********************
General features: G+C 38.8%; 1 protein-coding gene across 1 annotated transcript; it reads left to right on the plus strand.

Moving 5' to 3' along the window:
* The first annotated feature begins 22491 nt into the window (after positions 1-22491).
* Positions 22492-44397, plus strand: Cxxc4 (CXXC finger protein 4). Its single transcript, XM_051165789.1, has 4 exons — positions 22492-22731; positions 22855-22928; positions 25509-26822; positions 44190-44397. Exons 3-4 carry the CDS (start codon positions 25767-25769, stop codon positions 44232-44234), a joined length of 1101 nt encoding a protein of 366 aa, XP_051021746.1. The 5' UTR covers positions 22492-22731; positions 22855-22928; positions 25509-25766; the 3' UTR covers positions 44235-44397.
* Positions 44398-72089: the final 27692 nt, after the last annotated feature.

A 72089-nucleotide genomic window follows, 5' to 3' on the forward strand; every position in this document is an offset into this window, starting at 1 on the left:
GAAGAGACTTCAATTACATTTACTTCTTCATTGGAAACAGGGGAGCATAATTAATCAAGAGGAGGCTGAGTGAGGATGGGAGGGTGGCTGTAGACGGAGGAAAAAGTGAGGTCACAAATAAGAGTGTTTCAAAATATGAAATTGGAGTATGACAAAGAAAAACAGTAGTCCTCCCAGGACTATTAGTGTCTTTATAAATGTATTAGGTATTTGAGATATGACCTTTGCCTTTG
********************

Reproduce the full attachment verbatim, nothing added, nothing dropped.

General features: G+C 38.8%; 1 protein-coding gene across 1 annotated transcript; it reads left to right on the plus strand.

Moving 5' to 3' along the window:
* The first annotated feature begins 22491 nt into the window (after positions 1-22491).
* Positions 22492-44397, plus strand: Cxxc4 (CXXC finger protein 4). Its single transcript, XM_051165789.1, has 4 exons — positions 22492-22731; positions 22855-22928; positions 25509-26822; positions 44190-44397. Exons 3-4 carry the CDS (start codon positions 25767-25769, stop codon positions 44232-44234), a joined length of 1101 nt encoding a protein of 366 aa, XP_051021746.1. The 5' UTR covers positions 22492-22731; positions 22855-22928; positions 25509-25766; the 3' UTR covers positions 44235-44397.
* Positions 44398-72089: the final 27692 nt, after the last annotated feature.

A 72089-nucleotide genomic window follows, 5' to 3' on the forward strand; every position in this document is an offset into this window, starting at 1 on the left:
GAAGAGACTTCAATTACATTTACTTCTTCATTGGAAACAGGGGAGCATAATTAATCAAGAGGAGGCTGAGTGAGGATGGGAGGGTGGCTGTAGACGGAGGAAAAAGTGAGGTCACAAATAAGAGTGTTTCAAAATATGAAATTGGAGTATGACAAAGAAAAACAGTAGTCCTCCCAGGACTATTAGTGTCTTTATAAATGTATTAGGTATTTGAGATATGACCTTTGCCTTTG